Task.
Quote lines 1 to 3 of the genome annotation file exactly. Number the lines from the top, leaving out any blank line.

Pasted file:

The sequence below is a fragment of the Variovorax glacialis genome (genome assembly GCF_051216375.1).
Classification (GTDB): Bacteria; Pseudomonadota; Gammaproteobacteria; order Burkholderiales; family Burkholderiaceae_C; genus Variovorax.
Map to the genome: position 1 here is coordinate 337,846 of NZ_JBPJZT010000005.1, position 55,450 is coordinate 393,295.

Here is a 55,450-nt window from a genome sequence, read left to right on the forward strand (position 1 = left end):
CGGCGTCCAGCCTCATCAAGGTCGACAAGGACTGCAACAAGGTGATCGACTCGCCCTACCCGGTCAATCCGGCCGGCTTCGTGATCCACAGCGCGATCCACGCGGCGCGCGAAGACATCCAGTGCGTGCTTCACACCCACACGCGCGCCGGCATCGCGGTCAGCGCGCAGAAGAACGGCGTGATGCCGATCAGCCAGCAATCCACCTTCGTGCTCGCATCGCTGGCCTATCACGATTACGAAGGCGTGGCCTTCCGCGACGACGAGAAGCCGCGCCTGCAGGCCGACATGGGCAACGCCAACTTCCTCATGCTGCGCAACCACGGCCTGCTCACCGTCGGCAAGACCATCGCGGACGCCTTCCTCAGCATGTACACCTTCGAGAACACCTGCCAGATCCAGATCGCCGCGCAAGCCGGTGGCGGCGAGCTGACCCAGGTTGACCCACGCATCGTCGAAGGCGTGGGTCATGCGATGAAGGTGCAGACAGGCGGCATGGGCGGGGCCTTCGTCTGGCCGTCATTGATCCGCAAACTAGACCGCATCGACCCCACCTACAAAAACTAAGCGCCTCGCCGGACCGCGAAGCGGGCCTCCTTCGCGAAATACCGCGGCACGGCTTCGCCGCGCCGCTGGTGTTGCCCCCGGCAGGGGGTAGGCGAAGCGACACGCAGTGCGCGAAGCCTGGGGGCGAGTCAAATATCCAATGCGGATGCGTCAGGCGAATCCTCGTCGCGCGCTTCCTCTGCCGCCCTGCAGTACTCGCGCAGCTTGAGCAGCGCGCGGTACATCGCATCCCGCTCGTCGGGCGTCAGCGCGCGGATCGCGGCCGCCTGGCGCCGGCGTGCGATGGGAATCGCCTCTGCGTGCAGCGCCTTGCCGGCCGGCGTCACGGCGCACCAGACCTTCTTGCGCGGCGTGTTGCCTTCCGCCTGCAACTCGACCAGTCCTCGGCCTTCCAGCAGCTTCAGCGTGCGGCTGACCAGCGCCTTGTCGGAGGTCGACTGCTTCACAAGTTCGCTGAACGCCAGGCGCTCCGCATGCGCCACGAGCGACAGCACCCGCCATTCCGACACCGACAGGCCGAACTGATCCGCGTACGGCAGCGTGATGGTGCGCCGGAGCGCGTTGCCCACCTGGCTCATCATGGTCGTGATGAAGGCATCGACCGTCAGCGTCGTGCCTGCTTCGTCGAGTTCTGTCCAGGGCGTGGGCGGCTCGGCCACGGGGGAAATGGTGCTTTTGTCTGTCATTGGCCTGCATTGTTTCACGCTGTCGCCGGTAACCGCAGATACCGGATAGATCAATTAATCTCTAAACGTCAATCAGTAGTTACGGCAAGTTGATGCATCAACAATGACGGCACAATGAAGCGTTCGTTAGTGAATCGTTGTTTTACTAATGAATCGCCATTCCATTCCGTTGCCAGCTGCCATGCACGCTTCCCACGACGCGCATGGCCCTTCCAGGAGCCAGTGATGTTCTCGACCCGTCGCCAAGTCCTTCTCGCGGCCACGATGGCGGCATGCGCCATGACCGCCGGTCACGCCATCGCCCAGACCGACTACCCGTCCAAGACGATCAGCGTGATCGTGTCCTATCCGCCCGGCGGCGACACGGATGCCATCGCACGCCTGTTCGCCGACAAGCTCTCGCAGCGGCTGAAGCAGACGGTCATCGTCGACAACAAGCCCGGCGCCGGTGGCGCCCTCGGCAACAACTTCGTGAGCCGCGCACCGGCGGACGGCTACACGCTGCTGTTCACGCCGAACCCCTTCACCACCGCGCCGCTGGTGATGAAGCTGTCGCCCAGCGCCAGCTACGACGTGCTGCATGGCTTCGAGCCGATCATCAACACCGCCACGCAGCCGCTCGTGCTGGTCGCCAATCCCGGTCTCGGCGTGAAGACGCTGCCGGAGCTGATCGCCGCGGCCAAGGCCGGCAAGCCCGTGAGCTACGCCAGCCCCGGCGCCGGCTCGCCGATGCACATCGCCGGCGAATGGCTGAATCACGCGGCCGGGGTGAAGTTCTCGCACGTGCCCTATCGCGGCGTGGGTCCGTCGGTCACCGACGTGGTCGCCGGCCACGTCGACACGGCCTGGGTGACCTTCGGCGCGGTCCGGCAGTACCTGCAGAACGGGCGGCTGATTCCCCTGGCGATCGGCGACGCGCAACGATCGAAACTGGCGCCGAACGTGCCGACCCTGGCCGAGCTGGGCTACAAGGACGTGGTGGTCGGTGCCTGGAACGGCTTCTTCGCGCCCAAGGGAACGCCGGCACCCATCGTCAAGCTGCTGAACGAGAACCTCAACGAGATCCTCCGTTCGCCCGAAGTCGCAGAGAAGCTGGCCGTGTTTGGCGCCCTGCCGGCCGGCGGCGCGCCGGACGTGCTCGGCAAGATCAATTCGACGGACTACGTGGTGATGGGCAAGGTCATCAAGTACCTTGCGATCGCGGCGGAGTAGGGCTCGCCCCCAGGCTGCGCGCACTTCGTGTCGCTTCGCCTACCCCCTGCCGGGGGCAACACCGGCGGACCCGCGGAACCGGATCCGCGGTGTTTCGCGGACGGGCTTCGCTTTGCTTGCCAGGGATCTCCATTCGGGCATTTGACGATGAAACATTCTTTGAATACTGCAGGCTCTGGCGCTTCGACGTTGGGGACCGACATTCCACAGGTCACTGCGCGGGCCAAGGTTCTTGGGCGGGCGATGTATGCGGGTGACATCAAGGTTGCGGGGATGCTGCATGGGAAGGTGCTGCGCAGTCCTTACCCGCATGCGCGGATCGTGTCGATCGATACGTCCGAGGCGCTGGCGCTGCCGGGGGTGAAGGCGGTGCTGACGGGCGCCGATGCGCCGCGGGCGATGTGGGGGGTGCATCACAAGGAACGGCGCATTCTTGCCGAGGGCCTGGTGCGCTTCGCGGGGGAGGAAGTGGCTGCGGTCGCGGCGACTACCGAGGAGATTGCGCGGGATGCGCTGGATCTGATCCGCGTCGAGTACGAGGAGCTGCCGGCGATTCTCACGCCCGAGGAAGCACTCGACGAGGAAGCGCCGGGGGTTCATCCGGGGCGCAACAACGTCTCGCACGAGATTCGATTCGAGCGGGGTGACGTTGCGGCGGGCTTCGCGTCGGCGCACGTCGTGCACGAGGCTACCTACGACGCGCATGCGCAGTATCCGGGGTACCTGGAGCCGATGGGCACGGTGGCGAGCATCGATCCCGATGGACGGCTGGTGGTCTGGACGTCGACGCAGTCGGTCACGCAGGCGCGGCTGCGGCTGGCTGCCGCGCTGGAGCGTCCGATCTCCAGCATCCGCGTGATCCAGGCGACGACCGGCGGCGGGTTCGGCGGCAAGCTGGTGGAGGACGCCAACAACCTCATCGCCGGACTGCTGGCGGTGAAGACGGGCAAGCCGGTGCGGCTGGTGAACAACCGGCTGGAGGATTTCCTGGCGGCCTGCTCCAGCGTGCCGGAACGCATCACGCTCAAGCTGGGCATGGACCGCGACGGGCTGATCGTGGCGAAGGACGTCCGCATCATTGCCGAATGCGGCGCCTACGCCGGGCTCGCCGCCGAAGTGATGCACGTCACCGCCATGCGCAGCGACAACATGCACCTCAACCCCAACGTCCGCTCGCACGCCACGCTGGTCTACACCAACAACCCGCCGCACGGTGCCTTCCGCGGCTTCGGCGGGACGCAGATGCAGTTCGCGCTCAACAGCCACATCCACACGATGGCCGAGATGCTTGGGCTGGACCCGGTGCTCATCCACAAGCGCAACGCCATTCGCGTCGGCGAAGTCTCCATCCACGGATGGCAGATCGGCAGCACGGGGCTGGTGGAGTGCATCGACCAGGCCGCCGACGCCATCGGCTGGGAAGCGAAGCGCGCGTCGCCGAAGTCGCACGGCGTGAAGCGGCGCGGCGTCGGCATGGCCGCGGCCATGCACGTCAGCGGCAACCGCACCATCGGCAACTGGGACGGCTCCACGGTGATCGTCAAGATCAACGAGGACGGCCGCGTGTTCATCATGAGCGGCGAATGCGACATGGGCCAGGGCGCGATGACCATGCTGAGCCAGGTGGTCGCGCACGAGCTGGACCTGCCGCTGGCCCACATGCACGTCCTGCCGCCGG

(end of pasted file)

The sequence below is a fragment of the Variovorax glacialis genome (genome assembly GCF_051216375.1).
Classification (GTDB): Bacteria; Pseudomonadota; Gammaproteobacteria; order Burkholderiales; family Burkholderiaceae_C; genus Variovorax.
Map to the genome: position 1 here is coordinate 337,846 of NZ_JBPJZT010000005.1, position 55,450 is coordinate 393,295.